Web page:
Article printed in the NEW ZEALAND GOLF UPDATE - June 2003 issue
CONFIDENCE IS KING OF THE COURSE - By Vicki Aitken
How is your confidence? Do you leave a round of golf feeling like King of the Course or more like Joe Hackarama? If you come in the latter category, then here are some ideas to get you feeling more like King of the Course.
People often wonder whether confidence is something you gain from having played well or whether they need confidence before they will play well. In the first instance it is always easier to be confident once you have played well. But if you are not playing well how do you get confident? Fortunately you can work on your confidence without having played well first. In many ways, you have more control over your self-confidence than your performance; because it's all to do with your perception.
Humans in the western world are by default set on the negative mode, more often than the positive mode. Golfers in particular are encouraged to re-hash all the bad shots and everything that went wrong in their rounds rather than what went right. In our modest society it's always easier to talk about what went wrong than risk being considered egotistical by constantly talking about what went right. However, if you are serious about improving your confidence you will need to take a few risks in this area. Consciously choosing to flick your switch to the positive by focusing on the positive can make all the difference. I challenge you to be a rebel at your club and talk about one of your best shots for the day, while refraining from talking about any of your poorer shots.
I often get my clients
to write down every good shot that they made in a round. One client I
saw recently said that during a tournament last year, despite having a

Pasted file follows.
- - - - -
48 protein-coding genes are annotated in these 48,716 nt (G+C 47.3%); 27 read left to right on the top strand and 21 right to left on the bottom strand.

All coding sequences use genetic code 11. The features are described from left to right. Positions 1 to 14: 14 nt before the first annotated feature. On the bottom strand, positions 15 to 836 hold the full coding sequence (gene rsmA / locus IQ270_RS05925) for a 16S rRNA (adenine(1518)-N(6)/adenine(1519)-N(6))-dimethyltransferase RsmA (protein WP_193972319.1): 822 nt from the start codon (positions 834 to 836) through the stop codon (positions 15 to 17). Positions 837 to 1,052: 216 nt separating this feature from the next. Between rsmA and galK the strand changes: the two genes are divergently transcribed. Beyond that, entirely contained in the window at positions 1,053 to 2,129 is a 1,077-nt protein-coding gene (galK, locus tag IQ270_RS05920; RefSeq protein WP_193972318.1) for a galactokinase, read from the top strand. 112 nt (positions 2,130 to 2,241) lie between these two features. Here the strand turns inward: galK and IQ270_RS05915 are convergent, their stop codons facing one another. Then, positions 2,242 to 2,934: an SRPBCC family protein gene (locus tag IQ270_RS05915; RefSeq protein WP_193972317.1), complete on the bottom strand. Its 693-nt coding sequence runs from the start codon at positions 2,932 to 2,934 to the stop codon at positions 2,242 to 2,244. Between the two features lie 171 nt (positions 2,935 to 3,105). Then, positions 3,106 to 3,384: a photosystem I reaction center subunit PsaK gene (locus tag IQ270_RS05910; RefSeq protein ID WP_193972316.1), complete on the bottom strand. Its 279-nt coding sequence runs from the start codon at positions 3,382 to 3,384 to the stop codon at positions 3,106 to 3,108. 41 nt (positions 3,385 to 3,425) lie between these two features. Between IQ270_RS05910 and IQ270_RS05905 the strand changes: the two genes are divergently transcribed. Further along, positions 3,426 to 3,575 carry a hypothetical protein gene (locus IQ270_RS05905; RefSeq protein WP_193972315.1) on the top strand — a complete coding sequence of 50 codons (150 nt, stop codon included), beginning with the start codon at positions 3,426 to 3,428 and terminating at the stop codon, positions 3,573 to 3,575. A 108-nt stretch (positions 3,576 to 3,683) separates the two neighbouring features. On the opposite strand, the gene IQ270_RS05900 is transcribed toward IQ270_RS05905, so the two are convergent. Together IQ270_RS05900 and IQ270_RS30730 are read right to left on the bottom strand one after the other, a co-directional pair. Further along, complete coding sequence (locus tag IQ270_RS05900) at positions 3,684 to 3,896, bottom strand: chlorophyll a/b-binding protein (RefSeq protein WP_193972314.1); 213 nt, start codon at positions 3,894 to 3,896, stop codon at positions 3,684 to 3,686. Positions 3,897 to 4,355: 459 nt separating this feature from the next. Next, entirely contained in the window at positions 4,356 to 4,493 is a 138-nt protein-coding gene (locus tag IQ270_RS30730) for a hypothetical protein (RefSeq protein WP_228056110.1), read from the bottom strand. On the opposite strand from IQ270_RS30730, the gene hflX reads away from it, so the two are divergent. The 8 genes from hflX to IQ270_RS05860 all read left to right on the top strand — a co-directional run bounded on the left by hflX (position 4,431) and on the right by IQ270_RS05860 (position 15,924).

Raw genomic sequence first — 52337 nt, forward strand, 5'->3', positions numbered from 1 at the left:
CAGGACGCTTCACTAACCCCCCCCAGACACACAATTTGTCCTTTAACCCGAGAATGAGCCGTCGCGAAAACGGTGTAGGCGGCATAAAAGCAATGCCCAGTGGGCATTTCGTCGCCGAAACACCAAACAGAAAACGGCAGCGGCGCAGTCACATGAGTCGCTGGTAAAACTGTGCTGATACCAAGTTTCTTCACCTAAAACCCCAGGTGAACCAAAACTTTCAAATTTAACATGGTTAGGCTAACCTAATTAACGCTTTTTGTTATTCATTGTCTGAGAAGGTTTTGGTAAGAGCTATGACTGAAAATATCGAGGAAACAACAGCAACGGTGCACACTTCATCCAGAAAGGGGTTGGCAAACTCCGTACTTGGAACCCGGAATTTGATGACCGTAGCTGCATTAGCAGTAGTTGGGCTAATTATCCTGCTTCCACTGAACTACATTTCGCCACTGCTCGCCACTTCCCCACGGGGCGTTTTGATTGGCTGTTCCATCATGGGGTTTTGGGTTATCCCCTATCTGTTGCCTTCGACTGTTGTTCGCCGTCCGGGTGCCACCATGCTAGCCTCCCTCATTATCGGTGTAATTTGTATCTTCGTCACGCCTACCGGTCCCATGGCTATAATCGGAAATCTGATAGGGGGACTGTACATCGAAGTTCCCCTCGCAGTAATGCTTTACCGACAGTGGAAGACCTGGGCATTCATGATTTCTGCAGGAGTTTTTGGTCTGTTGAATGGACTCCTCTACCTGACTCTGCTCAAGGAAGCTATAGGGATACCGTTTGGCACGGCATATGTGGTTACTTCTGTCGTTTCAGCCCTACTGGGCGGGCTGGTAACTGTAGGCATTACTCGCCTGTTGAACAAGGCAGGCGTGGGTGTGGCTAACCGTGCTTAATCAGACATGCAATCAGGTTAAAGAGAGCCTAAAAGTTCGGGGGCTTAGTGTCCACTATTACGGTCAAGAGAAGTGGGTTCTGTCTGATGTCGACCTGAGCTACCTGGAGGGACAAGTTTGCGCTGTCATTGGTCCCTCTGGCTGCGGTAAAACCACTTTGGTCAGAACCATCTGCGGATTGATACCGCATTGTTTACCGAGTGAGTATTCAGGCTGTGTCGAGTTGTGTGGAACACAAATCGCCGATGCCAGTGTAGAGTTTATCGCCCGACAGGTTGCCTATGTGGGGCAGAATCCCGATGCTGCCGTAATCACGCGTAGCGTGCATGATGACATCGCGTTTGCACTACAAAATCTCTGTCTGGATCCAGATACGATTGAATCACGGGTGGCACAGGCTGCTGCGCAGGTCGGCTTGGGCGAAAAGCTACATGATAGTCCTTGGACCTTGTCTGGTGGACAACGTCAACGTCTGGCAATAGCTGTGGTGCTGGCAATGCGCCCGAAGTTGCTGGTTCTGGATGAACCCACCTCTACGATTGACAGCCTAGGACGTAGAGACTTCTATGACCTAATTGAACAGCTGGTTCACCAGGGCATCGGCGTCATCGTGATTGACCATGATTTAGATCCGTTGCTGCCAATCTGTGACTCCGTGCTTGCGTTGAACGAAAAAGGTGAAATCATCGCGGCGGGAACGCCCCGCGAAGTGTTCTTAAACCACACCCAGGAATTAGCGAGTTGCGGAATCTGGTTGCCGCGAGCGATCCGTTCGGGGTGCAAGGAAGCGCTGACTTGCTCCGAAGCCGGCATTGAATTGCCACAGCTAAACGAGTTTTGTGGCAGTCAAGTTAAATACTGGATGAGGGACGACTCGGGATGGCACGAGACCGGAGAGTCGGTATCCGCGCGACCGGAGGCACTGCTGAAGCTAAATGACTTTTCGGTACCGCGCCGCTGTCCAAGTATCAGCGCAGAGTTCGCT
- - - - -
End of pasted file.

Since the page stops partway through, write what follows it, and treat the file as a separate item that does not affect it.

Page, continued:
big score around 20 shots greater than her handicap, she still managed
to write a whole page of great shots that she made for the round. Prior
to coming to me her switch was well and truly stuck on the negative position.
We have since been working on creating a new positive memory bank for
her. This works on the same principle as the process of changing your
negative self-talk into positive self-talk. The best way to get rid of
negative self-talk is by replacing it with positive statements. You can
easily do this yourself. If you remember only the good shots, when you
come to hit your next shot you will only have the memory of the fantastic
one you hit 2 weeks ago and not the awful one you hit last month.
Another great way to improve your confidence is to write down a whole collection of self-affirmations. That is, writing down why you are a good putter, or why you are a great bunker player. Find every reason why you are able to play these shots well and that will help you affirm your ability to play them. Players on tour sometimes stick these self-affirmations in their yardage books where they can see them during a round, or in their suitcase. You could stick yours in your trundler seat, or around your bedroom. One client of mine used to have her goals, self-affirmations and pictures of her golfing idols on the ceiling above her bed so that when she lay in bed she could remind herself where she was going and why she could go there.
Your self-confidence is fundamentally made up of all the thoughts you have about yourself. If you think positive thoughts and build a positive memory of your golf performance then you will have high confidence when you play. Whilst I have focused on your confidence in golf you can use the same principles for your confidence at school, work, relationships or other sports as well.
If you are confident in your ability, then you will enjoy yourself more out on the course. If you enjoy your golf more you will more often than not play better.